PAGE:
June 13, 2011
Utah teachers prepare for new academic standards
(Lisa Schencker, Salt Lake Tribune) –More than 5,000 Utah teachers will go back to class this summer — to learn how to teach to new state academic standards that, in some cases, will go into effect starting in the fall.
Over the next six weeks, teachers will attend four-day training sessions across the state to learn how to teach to new Utah Common Core State Standards. The standards, which so far have been adopted by 44 states and U.S. territories, will change what students are expected to learn in each grade in math and language arts.
The standards will be phased in over the course of a few years in grades K-12, with full implementation in 2014-15. As the first part of the phase-in, sixth and ninth-graders will take classes starting this fall modeled on Common Core math standards. Most ninth-graders, who might normally take Algebra, will take a new course in the fall called Secondary Mathematics 1, or an honors version of that course, which will include concepts in algebra, geometry, statistics, and pre-calculus, said Brenda Hales, state associate superintendent.
Press conference video from the Higher Ed Utah Facebook page:
Until now, each state developed its own standards, making comparisons difficult and causing problems for students who move between states. But the new Common Core will establish minimum standards for all states that adopt it. The idea behind the states-led initiative is to better prepare students for college and careers and to compete globally.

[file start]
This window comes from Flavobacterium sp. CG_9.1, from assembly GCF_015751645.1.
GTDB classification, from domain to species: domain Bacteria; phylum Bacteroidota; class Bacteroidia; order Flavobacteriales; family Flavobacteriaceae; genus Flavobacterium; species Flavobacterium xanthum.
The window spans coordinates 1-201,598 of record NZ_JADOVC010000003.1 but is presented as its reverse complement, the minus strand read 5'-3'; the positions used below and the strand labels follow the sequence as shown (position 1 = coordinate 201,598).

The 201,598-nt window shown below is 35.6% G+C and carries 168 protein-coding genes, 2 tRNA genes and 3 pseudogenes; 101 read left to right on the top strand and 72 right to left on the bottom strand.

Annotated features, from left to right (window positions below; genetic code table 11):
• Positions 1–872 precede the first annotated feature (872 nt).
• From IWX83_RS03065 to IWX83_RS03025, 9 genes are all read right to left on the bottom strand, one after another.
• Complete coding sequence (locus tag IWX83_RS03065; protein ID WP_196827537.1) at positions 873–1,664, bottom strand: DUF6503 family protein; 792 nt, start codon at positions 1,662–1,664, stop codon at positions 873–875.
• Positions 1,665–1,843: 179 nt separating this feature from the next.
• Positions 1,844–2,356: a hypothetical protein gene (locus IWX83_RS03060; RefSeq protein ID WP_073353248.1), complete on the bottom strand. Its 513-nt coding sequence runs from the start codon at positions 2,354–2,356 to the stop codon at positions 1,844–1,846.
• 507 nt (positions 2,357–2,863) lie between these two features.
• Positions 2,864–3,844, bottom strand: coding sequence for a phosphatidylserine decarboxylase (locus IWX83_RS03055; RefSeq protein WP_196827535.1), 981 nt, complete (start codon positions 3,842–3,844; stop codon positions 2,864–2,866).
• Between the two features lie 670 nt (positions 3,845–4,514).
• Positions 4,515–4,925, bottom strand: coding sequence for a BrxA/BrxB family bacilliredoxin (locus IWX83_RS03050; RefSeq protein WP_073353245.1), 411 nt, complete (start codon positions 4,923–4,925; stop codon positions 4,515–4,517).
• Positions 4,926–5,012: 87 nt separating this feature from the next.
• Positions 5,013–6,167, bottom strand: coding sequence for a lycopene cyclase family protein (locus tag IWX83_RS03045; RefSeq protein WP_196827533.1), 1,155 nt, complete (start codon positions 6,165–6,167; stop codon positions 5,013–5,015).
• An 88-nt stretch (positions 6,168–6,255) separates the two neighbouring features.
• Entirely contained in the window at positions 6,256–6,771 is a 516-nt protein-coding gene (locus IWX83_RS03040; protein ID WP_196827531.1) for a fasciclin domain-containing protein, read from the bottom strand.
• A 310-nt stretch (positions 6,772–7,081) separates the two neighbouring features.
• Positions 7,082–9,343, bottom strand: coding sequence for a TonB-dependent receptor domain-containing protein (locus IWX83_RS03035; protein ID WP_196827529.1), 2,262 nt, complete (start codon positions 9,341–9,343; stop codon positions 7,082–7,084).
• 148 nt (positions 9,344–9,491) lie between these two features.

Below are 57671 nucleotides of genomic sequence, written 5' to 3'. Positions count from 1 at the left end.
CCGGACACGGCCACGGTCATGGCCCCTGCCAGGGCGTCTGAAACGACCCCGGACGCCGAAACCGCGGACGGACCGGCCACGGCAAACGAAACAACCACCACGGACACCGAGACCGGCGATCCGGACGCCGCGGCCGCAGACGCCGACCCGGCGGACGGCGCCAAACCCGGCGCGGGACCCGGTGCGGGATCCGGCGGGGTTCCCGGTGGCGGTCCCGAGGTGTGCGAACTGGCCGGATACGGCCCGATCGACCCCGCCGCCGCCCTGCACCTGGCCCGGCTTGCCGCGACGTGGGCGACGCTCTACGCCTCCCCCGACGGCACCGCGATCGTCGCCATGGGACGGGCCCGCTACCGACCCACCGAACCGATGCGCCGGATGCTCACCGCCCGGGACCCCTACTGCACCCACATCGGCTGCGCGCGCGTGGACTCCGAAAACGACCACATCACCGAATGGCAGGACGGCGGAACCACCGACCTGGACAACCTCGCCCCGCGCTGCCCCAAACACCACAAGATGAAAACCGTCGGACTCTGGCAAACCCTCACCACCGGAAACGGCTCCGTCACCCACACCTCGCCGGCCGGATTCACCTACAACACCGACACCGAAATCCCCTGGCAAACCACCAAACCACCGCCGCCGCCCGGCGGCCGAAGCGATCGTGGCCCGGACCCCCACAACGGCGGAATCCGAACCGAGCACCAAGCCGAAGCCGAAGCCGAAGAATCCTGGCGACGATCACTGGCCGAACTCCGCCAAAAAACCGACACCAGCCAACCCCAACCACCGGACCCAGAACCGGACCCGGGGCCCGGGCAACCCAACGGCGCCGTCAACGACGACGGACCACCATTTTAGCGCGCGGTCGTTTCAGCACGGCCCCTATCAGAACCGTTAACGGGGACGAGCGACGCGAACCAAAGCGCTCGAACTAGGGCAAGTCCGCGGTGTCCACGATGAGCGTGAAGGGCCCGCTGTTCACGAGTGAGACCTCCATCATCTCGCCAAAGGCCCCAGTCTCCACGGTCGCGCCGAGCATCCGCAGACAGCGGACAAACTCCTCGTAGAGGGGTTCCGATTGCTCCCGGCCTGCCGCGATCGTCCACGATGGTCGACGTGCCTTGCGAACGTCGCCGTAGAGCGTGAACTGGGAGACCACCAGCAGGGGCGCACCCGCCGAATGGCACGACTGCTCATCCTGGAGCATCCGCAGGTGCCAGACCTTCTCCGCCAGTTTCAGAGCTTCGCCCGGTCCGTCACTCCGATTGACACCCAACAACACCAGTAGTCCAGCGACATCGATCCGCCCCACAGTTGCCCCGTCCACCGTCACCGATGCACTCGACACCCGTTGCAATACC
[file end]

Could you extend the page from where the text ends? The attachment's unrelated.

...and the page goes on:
State Superintendent Larry Shumway said Monday — the first day of training sessions in Moab and Vernal — that the new standards will increase rigor in math and language arts.
And Lt. Gov. Greg Bell thanked lawmakers at a news conference Monday for helping to fund the training this summer and next with $2 million. Lawmakers also put $1 million toward helping change state assessments to reflect the new standards, and the State Office of Education also contributed about $1 million toward the training, using money saved from cutting back on previous teacher trainings, said Hales.
It will be up to districts to decide whether to pay teachers for attending the sessions, Hales said. Many teachers were chosen by their districts to attend, and others volunteered, she said.
Bell said the money and training will “go a long way” toward a goal of the Governor’s Education Excellence Commission and Utah’s business community to have 66 percent of Utah adults earning postsecondary degrees or certificates by 2020 in order to meet future workforce needs.
Higher Education Commissioner William Sederburg said he expects the new standards will help more students graduate from college. He said now about half of Utah’s public college and university students must take remedial math or English classes when they get to college.
“To have clarity in standards in math and English will be so helpful for us in reducing those [remediation] rates,” Sederburg said. He said he expects they’ll help “speed students through the higher ed process.”
To read the rest of this article in the Salt Lake Tribune, click here.Posted by: psilberman